The United Nations Conference on Climate Change scheduled to be held in Paris in December 2015 will aim to reach a new agreement between the States involved in the negotiation process in order to limit greenhouse gases emissions and the rise in temperatures. Beyond the sole environmental concern, the conclusion of this agreement is underpinned by the energy transition issue, which arises with ever greater insistence facing the depletion of hydrocarbon resources.
University of California researchers estimate that the 1.332 trillion crude oil barrels of reserves may be depleted by the year 2041. In this perspective, all countries will have to make a change in their “energy software”, but this problem is even more acute for oil and hydrocarbon producers as energy is also their main source of wealth and sometimes the core of their economy.
Recognizing this, States, local authorities and investors around the world support many initiatives in favor of renewable energy, reflecting the will to take this necessary step towards an effective transition.
A multi-speed Europe
Historically, awareness of European countries grew regarding this matter have grown at different paces and according to political changes, with considerable advance on the Nordic side (for instance the exploitation of geothermal energy) or even Germany with its objective of complete abandonment of nuclear energy by the year 2022.
Initiatives for the fight against climate change and for the development of renewable energy take many forms: research grants, incentives or disincentives tax, regulatory measures, eco-neighborhoods financing, setting up of experimental labs and working groups on the subject, etc. Among these initiatives involving private and public actors, we can also take the example of the European association “Energy Cities”, created 25 years ago, that inspired many other similar initiatives worldwide. Its French president, Claire Roumet emphasizes the experience of her association in accompanying the energy transition at a local level, with the aim of involving all stakeholders in an integrated dynamic program.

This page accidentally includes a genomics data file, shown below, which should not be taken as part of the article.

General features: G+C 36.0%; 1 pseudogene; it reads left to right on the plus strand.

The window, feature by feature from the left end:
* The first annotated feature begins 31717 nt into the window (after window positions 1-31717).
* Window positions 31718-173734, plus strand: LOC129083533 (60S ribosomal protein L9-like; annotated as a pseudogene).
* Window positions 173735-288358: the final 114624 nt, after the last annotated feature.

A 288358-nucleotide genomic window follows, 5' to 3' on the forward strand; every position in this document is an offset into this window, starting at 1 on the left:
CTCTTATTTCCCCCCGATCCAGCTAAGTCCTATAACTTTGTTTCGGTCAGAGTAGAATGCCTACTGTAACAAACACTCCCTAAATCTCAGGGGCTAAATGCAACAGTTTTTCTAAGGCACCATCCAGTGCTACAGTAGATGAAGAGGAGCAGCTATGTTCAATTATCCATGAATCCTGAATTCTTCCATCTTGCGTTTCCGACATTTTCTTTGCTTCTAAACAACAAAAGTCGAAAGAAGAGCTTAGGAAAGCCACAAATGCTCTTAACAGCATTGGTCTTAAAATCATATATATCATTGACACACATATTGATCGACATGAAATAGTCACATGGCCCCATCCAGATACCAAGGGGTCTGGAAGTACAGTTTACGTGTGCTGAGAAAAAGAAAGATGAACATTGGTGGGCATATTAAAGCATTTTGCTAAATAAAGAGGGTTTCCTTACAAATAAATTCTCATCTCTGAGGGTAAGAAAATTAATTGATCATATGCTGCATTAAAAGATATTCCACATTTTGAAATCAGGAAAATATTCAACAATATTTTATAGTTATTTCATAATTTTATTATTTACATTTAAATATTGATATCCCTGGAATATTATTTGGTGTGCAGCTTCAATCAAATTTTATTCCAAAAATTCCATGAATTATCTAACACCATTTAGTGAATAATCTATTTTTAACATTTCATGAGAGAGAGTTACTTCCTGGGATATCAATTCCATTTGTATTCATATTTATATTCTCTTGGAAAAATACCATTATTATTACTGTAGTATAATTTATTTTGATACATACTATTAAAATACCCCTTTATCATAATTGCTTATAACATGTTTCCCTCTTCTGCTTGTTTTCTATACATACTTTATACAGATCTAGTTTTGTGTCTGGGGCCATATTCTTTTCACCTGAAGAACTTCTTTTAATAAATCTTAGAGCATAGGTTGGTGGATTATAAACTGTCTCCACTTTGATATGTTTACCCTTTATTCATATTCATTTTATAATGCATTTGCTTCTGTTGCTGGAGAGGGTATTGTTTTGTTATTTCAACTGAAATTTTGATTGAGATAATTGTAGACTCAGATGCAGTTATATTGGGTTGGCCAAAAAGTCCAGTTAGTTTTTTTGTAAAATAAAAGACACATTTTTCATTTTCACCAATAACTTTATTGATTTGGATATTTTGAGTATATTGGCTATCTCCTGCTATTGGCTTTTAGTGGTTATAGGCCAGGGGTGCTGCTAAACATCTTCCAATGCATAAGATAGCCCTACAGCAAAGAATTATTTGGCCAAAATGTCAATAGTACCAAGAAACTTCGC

In any case, today, at all levels, European countries within the European Union integrate environmental issues in all their public policies, and they stand at the forefront of the negotiations in view of the COP21.
A global momentum
Many cities around the world promote their commitment to renewable energy, and it is not the sole prerogative of Europe. Toronto Mayor Gregor Robertson, for example, stated that he wanted to rely only on renewable energy for his city by 2020. The large States are mobilized as well and today they all have a green agenda: China itself recently became the first investor in green energy, with no less than $ 89.5 billion invested last year. “This strong investment in clean energy (in 2014) will surprise observers who foresaw the turmoil in renewable due to the fall in oil prices since the summer” says Michael Liebreich, chairman of New Energy Bloomberg Finance. A proof that the sense of emergency is now integrated by all stakeholders at all levels of action.
Oil-producing countries, aware of the risk
Beyond environmental issues, oil-producing countries are, without a doubt, the most affected by this issue of energy transition today, since their economy relies on the exploitation of finite resources. They are also often the first consumers as they have a privileged access to it. The Saudi Minister for Petroleum and Mineral resources, Ali Al-Naimi, well aware of this reality, stated last May at the Business and Climate Summit in Paris: “One day the world will no longer need hydrocarbons. I do not know when it will happen, probably in 2040, in 2050 or later. Greenhouse gas emissions and global warming are among humanity’s most pressing concerns. (…) Societal expectations on climate change are real, and our industry is expected to take a leadership role. We are doing this in Saudi Arabia. “
Energy cities, integrated energy business districts: initiatives promoted by visionary investors like Esam Janahi.
Several projects are already underway or firmly anchored in the gulf and the Middle-East region, promoted by local investors who see in the energy transition a real opportunity. In Qatar, for example, the Energy City Qatar project, launched by Esam Janahi, proposes to pool companies and skills in a same district to better anticipate the hydrocarbon and renewable energy sectors in Qatar. Initiatives of this kind flourish all over the region, but also in the Mediterranean and in Asia, for example through the project of an integrated energy business district in Mumbai, also promoted by Esam Janahi. Other examples are easy to find: The Sultanate of Oman recently hosted a forum organized by the World Bank to talk about the role of clean energy in the context of economic performance and competitiveness. New programs and partnerships are also being developed with the Sultanate as well as with the United Arab Emirates and Kuwait.
In spite of the recent decrease in oil prices, all these initiatives are proof that the pressure to initiate a real energy transition is increasing. In view of the COP21 negotiations, French Foreign Minister Laurent Fabius defined the subject of financing as decisive for the climate conference, thus stressing the key role to be played by private investors in this field: OECD countries might as well take a look at what’s happening in the oil-producing countries to take their inspiration.